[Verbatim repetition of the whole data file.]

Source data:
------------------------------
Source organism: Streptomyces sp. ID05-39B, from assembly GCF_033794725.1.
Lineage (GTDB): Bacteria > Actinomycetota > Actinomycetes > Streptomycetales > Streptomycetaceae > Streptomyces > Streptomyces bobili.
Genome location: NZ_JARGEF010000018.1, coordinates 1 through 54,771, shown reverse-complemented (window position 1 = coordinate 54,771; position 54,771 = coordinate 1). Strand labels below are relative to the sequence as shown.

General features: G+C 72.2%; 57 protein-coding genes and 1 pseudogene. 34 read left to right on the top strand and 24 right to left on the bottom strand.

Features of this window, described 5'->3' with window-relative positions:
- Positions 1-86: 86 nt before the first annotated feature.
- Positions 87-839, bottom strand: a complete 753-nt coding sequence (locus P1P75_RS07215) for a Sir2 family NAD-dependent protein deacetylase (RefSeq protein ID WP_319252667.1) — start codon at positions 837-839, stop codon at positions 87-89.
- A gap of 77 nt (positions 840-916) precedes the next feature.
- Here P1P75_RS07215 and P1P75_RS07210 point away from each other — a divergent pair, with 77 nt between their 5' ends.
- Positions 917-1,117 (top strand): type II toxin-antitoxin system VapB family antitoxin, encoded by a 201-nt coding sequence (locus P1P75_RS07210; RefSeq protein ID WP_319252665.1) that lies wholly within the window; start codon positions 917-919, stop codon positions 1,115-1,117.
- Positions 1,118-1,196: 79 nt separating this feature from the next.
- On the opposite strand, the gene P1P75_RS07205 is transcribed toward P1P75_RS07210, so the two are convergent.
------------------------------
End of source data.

Source organism: Streptomyces sp. ID05-39B, from assembly GCF_033794725.1.
Lineage (GTDB): Bacteria > Actinomycetota > Actinomycetes > Streptomycetales > Streptomycetaceae > Streptomyces > Streptomyces bobili.
Genome location: NZ_JARGEF010000018.1, coordinates 1 through 54,771, shown reverse-complemented (window position 1 = coordinate 54,771; position 54,771 = coordinate 1). Strand labels below are relative to the sequence as shown.

General features: G+C 72.2%; 57 protein-coding genes and 1 pseudogene. 34 read left to right on the top strand and 24 right to left on the bottom strand.

Features of this window, described 5'->3' with window-relative positions:
- Positions 1-86: 86 nt before the first annotated feature.
- Positions 87-839, bottom strand: a complete 753-nt coding sequence (locus P1P75_RS07215) for a Sir2 family NAD-dependent protein deacetylase (RefSeq protein ID WP_319252667.1) — start codon at positions 837-839, stop codon at positions 87-89.
- A gap of 77 nt (positions 840-916) precedes the next feature.
- Here P1P75_RS07215 and P1P75_RS07210 point away from each other — a divergent pair, with 77 nt between their 5' ends.
- Positions 917-1,117 (top strand): type II toxin-antitoxin system VapB family antitoxin, encoded by a 201-nt coding sequence (locus P1P75_RS07210; RefSeq protein ID WP_319252665.1) that lies wholly within the window; start codon positions 917-919, stop codon positions 1,115-1,117.
- Positions 1,118-1,196: 79 nt separating this feature from the next.
- On the opposite strand, the gene P1P75_RS07205 is transcribed toward P1P75_RS07210, so the two are convergent.